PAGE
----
The trend has continued this year. The DOJ racked up a third loss in March 2023 when a federal jury in Maine acquitted four home healthcare agency managers accused of fixing wages and agreeing not to hire one another’s workers during the pandemic.[15] The prosecution claimed that the four defendants had communicated over WhatsApp and Zoom to reach agreements and played excerpts of recorded Zoom meetings at trial. The defence argued that although there was evidence that a potential agreement to fix wages was negotiated, it was never finalised or signed. They also presented evidence that wages did not change following the alleged agreement and that the defendants were ignorant of the law. While as a general matter, the DOJ does not need to show either knowledge of the law or actual market effect in per se cases, these arguments seem to have been compelling to the jury, who were likely reluctant to put people in jail for conduct that had no anticompetitive effect and that they did not know was criminal.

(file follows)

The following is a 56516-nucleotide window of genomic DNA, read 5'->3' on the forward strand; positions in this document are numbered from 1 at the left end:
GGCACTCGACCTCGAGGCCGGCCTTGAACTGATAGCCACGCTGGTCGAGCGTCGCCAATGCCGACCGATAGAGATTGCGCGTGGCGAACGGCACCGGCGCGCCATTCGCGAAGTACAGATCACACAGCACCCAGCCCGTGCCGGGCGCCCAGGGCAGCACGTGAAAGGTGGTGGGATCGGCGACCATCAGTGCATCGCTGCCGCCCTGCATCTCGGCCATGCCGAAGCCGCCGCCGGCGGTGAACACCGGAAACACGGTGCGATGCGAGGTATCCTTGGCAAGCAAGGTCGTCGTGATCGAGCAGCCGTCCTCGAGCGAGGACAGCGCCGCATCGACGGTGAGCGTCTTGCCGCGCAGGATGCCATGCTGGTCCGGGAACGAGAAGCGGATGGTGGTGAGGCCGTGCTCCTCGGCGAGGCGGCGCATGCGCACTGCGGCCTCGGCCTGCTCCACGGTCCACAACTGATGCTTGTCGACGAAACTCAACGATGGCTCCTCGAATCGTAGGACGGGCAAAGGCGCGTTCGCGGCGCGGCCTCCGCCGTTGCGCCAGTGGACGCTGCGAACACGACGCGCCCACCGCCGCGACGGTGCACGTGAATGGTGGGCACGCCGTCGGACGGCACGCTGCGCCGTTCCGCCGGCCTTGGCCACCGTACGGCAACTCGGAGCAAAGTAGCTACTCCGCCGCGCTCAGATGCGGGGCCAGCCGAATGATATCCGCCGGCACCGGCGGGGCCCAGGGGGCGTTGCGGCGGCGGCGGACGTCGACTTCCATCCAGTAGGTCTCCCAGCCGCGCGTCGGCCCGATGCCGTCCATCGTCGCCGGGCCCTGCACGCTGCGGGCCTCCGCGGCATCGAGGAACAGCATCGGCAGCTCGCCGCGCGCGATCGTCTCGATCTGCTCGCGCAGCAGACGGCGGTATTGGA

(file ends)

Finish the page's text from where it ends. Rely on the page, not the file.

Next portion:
Then, in April 2023, the federal judge overseeing another alleged no-poach case involving aerospace executives and managers dismissed the criminal charges before the case even went to a jury. The DOJ alleged that the aerospace companies entered into no-poach agreements in the context of teaming agreements on contracts to supply the Department of Defense. Ruling on the defendants’ motion for an acquittal, the judge found that the prosecutors failed to show that there was a blanket agreement to prevent hiring.[16] The judge also admonished the government for ‘try[ing] to expand the common and accepted definition of market allocation in a way not clearly used before’. The judge reasoned that no reasonable juror could find the defendants guilty beyond a reasonable doubt because although the defendants’ alleged agreement may have ‘constrain[ed]’ the applicants ‘to some degree’, the government had failed to establish that the agreement allocated the labour market of the suppliers’ engineers ‘to any meaningful extent’.[17]